The Megger 656902 Split-box Pipe and Cable Locator is a hand-held instrument in the classic "split-box" design, consisting of a transmitter and a receiver. The instrument traces underground conductive networks such as water and gas mains, telephone, cable TV, and electric power cables. It determines buried lines depth and locates underground metallic masses such as valve caps and manhole covers.
Designed with patented super-inductive technology, the Split-box Pipe and Cable Locator is lightweight, portable, and easy to use. For easy transport, the instrument and accessories are supplied with a protective tote bag.
To locate and trace an underground metallic line, the line is energized with a radio-frequency signal generated by the transmitter and then detected by the receiver. Inductive or conductive modes of operation are available.
The inductive operational mode does not require direct mechanical line connection. The transmitter can energize a buried line without the need to uncover it. Just place the transmitter on the ground or pavement above the line which, once induced with the transmitted signal, retransmits the signal through the ground and air in a pattern that corresponds to its path. The line carries the signal several hundred yards depending on its depth, the mineralization and conductivity of the soil, and the transmitter power setting.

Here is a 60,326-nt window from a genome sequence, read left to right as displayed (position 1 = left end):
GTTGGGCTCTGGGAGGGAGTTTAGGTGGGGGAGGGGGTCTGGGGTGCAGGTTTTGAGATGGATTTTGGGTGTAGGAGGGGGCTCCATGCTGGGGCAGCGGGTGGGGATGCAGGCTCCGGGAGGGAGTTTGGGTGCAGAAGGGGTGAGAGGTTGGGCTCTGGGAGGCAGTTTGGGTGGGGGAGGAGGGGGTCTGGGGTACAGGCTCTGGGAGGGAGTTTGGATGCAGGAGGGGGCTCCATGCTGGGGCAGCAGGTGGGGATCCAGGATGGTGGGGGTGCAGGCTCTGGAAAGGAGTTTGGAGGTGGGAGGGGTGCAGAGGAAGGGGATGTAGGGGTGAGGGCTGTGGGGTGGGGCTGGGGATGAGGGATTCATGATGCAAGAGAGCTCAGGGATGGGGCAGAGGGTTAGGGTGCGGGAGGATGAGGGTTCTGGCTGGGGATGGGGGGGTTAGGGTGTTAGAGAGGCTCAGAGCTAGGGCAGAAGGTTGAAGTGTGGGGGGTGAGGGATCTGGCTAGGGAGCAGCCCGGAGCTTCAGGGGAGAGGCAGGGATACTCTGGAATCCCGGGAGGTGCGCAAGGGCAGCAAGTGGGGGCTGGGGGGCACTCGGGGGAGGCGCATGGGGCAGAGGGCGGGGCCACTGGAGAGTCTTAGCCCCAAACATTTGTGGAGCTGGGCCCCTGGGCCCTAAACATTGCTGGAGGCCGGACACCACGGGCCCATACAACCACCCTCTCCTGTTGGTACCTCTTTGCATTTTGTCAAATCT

The conductive mode of operation requires the line to be exposed so that a direct connection can be made. Conductive energizing is preferred over inductive energizing because it results in more highly defined signal coupling. The signal generated does not spread to other conductive lines in the vicinity of the traced line. Using a ground rod with the direct connection increases the energizing efficiency and, therefore, the length of line that can be traced.
Two methods of receiving the transmitted signal are peak detection and null detection. The method used depends on the placement of the receiver. When held at a right angle to the surface of the ground and moved back and forth across the line to be traced, the receiver detects peaks (maximum signals) when directly above the line. When the receiver is held so its face is parallel to the surface of the ground and moved back and forth across the line, the detection of minimum signal or null (absence of signal) indicates that the line is directly below.
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